RIO DE JANEIRO – Let me make one thing clear: Ryan Lochte set this whole ugly incident in motion and deserves every bit of the criticism and reprisals coming his way.
His lies are not the only problem in this saga, however.
For five days, Brazilian authorities devoted considerable time and resources to unraveling the various versions of Lochte’s story. Time and resources that, given the serious security concerns Rio has, could have been better spent.
How many people were killed since Sunday? How many more were victims of violent crimes? How much more progress did authorities make battling gangs and drug lords for control of the most dangerous favelas?
Criminals know that police are focused on the Olympics and the visitors who are here for the Games, and they’re taking advantage.
According to an app developed by Amnesty International to gather reports of gun violence, there were 59 shootings and 14 shooting deaths in the first week of the Games. That compares with an average of 3.5 shootings per day last month.
Yes, Lochte lied – over not much when you get down to it – and making false statements to the police is a crime in Brazil as it is in the United States. But the doggedness with which police pursued this had little to do with upholding the sanctity of police reports and everything to do with saving face.
“The apology should be to the Carioca people who saw their image stained by a fantasy story,” Fernando Veloso, head of the Rio civil police, said during a news conference to discuss details about the case.
There you have it. Already battered by months of criticism – polluted water! Zika! lawlessness! disorganization! – Rio police were incensed by the incident and Lochte’s claim that someone posing as an officer was involved in it. By God, he and his fellow swimmers were going to pay for sullying the reputation of the police, the good people of Rio and the noble country of Brazil.
The latter two definitely deserve an apology.
Police acknowledged Thursday that, should any of the four be found guilty of anything, be it perjury or vandalism, they would be looking at community service and fines. Yet the investigation rose to the level of such importance that a Brazilian judge ordered Lochte and teammate Jimmy Feigen to surrender their passports and not leave the country.
Two others, Gunnar Bentz and Jack Conger, were pulled off a plane to compel them to talk with investigators, even though they weren’t named in the judge’s order.
This was not a capital offense. But the police equated Lochte’s story to character assassination.
“These are important public figures who influence other people,” Veloso said.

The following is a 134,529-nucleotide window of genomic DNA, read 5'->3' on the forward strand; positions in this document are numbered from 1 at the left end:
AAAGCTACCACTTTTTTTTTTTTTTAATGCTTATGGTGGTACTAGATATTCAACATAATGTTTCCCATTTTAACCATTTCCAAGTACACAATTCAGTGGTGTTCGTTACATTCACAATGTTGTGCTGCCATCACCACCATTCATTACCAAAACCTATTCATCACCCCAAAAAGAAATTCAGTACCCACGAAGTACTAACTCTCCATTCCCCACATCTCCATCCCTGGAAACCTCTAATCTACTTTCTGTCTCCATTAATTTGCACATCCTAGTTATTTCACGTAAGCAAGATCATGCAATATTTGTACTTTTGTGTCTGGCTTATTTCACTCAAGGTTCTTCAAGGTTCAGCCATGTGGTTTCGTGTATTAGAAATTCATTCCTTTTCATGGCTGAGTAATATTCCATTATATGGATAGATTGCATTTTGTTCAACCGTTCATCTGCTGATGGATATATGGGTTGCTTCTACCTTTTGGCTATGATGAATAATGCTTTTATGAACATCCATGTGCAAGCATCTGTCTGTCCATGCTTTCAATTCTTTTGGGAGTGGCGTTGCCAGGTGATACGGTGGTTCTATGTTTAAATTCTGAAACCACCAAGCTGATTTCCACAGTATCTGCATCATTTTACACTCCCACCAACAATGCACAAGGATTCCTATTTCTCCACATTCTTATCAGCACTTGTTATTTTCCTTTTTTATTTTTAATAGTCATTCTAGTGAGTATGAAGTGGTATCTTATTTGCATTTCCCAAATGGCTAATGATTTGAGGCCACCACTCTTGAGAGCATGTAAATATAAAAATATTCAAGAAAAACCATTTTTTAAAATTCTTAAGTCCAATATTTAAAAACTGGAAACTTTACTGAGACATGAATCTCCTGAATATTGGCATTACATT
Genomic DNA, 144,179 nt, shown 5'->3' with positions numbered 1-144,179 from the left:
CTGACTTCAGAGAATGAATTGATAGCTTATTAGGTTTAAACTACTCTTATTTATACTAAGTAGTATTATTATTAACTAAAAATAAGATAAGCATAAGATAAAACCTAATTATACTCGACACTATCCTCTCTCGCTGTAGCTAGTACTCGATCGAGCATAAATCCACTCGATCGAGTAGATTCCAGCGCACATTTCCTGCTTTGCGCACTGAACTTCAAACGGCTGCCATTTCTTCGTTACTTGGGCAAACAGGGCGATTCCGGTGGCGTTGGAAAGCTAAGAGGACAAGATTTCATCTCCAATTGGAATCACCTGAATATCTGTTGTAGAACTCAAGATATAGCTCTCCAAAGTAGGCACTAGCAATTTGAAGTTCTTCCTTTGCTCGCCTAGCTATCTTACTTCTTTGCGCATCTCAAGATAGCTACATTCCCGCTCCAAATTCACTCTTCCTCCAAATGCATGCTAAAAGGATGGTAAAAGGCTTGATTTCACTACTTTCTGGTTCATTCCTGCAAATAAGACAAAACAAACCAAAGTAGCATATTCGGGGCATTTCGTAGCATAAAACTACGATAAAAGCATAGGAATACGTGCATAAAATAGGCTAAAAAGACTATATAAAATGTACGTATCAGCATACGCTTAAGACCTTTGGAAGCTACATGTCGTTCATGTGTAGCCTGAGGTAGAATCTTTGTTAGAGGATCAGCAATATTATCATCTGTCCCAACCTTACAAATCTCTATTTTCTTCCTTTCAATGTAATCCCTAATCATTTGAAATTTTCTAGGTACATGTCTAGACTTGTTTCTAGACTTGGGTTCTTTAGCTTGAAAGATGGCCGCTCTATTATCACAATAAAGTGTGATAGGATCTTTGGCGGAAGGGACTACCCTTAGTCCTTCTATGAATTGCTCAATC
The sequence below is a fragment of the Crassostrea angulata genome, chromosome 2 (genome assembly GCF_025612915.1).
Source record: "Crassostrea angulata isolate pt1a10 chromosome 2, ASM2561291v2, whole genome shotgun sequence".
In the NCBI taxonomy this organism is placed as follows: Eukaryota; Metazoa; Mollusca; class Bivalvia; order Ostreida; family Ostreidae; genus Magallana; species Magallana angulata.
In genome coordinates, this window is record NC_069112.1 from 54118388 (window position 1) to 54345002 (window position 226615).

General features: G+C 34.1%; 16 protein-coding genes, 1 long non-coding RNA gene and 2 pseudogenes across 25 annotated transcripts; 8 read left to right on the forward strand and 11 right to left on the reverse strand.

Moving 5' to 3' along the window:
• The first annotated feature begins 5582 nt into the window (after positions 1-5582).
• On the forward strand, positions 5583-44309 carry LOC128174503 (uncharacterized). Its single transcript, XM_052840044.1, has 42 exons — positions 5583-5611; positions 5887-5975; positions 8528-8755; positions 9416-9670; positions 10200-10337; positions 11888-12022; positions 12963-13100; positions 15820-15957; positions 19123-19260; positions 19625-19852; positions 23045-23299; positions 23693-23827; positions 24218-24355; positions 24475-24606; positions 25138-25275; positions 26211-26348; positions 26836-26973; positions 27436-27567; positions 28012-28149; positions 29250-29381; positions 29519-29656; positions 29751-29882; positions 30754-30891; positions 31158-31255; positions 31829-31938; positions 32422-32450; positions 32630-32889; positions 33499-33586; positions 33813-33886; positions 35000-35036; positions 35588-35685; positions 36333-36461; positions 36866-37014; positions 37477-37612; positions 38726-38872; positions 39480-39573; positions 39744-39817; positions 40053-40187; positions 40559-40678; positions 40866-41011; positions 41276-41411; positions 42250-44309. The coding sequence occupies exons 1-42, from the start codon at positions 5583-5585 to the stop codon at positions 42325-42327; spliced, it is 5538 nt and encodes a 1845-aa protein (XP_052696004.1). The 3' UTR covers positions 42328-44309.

It's worth noting that other Olympic athletes actually have been robbed or had their property stolen. Didn't hear an update on those cases today.
If only the police cared as much about the harm done to the citizens of Rio every single day. And some serious offenses don't get near the investigative attention the U.S. swimmers did, depending on who is pulling the trigger.
According to Human Rights Watch, one-fifth of the homicides in the city of Rio last year were police killings. More than 8,000 people in the state of Rio de Janeiro have been killed by police in the past decade, including at least 645 last year.
“Despite the promised legacy of a safe city for hosting the Olympic Games, killings by the police have been steadily increasing over the past few years in Rio,” Atila Roque, executive director of Amnesty International Brazil, said earlier this year.
“Until now, killings by police have for the most part not been investigated.”
Again, there is no excuse for what Lochte did. And given what apparently happened – one of the swimmers damaged a mirror and a soap dispenser – his worst offense was stupidity. Had he paid for the damages, owned up to what he did with U.S. Olympic Committee officials and apologized for being an ugly American, everyone would have moved on days ago, if we ever even heard about it.
But Rio officials have little claim to the moral high ground in this case.
Lochte and his teammates didn’t go to police, police went to them. Tired of being the world’s punching bag, Lochte's fabrication gift-wrapped an opportunity for them to play the victim for a change.
It's a moment in time that will pass quickly. Eight thousand dead at the hands of law enforcement? That's hard to forget.